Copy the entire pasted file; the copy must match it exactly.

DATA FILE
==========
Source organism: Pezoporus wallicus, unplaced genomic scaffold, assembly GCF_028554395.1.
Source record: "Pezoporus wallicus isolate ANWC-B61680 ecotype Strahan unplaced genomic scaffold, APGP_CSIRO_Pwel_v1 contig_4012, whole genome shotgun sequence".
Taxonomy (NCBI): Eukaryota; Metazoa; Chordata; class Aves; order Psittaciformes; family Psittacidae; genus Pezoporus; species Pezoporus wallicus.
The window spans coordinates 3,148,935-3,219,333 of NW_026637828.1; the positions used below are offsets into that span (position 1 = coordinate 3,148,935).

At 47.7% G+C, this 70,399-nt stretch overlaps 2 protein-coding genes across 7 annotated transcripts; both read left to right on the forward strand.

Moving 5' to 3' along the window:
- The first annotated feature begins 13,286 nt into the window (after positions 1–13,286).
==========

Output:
Source organism: Pezoporus wallicus, unplaced genomic scaffold, assembly GCF_028554395.1.
Source record: "Pezoporus wallicus isolate ANWC-B61680 ecotype Strahan unplaced genomic scaffold, APGP_CSIRO_Pwel_v1 contig_4012, whole genome shotgun sequence".
Taxonomy (NCBI): Eukaryota; Metazoa; Chordata; class Aves; order Psittaciformes; family Psittacidae; genus Pezoporus; species Pezoporus wallicus.
The window spans coordinates 3,148,935-3,219,333 of NW_026637828.1; the positions used below are offsets into that span (position 1 = coordinate 3,148,935).

At 47.7% G+C, this 70,399-nt stretch overlaps 2 protein-coding genes across 7 annotated transcripts; both read left to right on the forward strand.

Moving 5' to 3' along the window:
- The first annotated feature begins 13,286 nt into the window (after positions 1–13,286).